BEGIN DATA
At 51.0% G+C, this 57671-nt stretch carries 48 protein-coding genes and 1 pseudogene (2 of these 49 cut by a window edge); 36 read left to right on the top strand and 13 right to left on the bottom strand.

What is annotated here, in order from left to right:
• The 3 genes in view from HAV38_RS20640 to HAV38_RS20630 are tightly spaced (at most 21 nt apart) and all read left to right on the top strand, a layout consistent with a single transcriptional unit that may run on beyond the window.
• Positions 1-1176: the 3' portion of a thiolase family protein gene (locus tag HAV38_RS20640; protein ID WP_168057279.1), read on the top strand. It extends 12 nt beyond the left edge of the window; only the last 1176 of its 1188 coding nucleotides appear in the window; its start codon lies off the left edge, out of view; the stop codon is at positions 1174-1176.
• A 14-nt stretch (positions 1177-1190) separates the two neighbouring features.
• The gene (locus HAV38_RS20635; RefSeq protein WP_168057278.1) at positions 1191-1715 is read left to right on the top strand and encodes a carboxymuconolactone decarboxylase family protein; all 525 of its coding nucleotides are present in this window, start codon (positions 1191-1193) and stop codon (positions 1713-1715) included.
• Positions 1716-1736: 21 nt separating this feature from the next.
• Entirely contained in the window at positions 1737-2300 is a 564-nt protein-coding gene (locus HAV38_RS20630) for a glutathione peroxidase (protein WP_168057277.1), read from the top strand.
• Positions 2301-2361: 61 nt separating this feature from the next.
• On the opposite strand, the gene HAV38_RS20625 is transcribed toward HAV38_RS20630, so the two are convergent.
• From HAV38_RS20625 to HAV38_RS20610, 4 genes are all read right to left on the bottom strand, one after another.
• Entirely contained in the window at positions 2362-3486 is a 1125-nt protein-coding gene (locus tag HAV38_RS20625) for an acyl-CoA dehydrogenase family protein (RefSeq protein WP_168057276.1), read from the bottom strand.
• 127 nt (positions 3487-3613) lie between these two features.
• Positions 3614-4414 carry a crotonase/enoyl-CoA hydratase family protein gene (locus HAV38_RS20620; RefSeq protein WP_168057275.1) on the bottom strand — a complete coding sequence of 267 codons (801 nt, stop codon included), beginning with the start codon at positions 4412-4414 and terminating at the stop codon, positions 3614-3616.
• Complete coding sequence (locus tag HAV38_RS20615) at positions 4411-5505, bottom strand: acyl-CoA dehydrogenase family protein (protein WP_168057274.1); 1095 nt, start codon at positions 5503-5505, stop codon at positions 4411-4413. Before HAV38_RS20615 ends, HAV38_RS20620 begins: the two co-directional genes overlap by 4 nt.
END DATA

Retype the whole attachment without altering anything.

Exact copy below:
At 51.0% G+C, this 57671-nt stretch carries 48 protein-coding genes and 1 pseudogene (2 of these 49 cut by a window edge); 36 read left to right on the top strand and 13 right to left on the bottom strand.

What is annotated here, in order from left to right:
• The 3 genes in view from HAV38_RS20640 to HAV38_RS20630 are tightly spaced (at most 21 nt apart) and all read left to right on the top strand, a layout consistent with a single transcriptional unit that may run on beyond the window.
• Positions 1-1176: the 3' portion of a thiolase family protein gene (locus tag HAV38_RS20640; protein ID WP_168057279.1), read on the top strand. It extends 12 nt beyond the left edge of the window; only the last 1176 of its 1188 coding nucleotides appear in the window; its start codon lies off the left edge, out of view; the stop codon is at positions 1174-1176.
• A 14-nt stretch (positions 1177-1190) separates the two neighbouring features.
• The gene (locus HAV38_RS20635; RefSeq protein WP_168057278.1) at positions 1191-1715 is read left to right on the top strand and encodes a carboxymuconolactone decarboxylase family protein; all 525 of its coding nucleotides are present in this window, start codon (positions 1191-1193) and stop codon (positions 1713-1715) included.
• Positions 1716-1736: 21 nt separating this feature from the next.
• Entirely contained in the window at positions 1737-2300 is a 564-nt protein-coding gene (locus HAV38_RS20630) for a glutathione peroxidase (protein WP_168057277.1), read from the top strand.
• Positions 2301-2361: 61 nt separating this feature from the next.
• On the opposite strand, the gene HAV38_RS20625 is transcribed toward HAV38_RS20630, so the two are convergent.
• From HAV38_RS20625 to HAV38_RS20610, 4 genes are all read right to left on the bottom strand, one after another.
• Entirely contained in the window at positions 2362-3486 is a 1125-nt protein-coding gene (locus tag HAV38_RS20625) for an acyl-CoA dehydrogenase family protein (RefSeq protein WP_168057276.1), read from the bottom strand.
• 127 nt (positions 3487-3613) lie between these two features.
• Positions 3614-4414 carry a crotonase/enoyl-CoA hydratase family protein gene (locus HAV38_RS20620; RefSeq protein WP_168057275.1) on the bottom strand — a complete coding sequence of 267 codons (801 nt, stop codon included), beginning with the start codon at positions 4412-4414 and terminating at the stop codon, positions 3614-3616.
• Complete coding sequence (locus tag HAV38_RS20615) at positions 4411-5505, bottom strand: acyl-CoA dehydrogenase family protein (protein WP_168057274.1); 1095 nt, start codon at positions 5503-5505, stop codon at positions 4411-4413. Before HAV38_RS20615 ends, HAV38_RS20620 begins: the two co-directional genes overlap by 4 nt.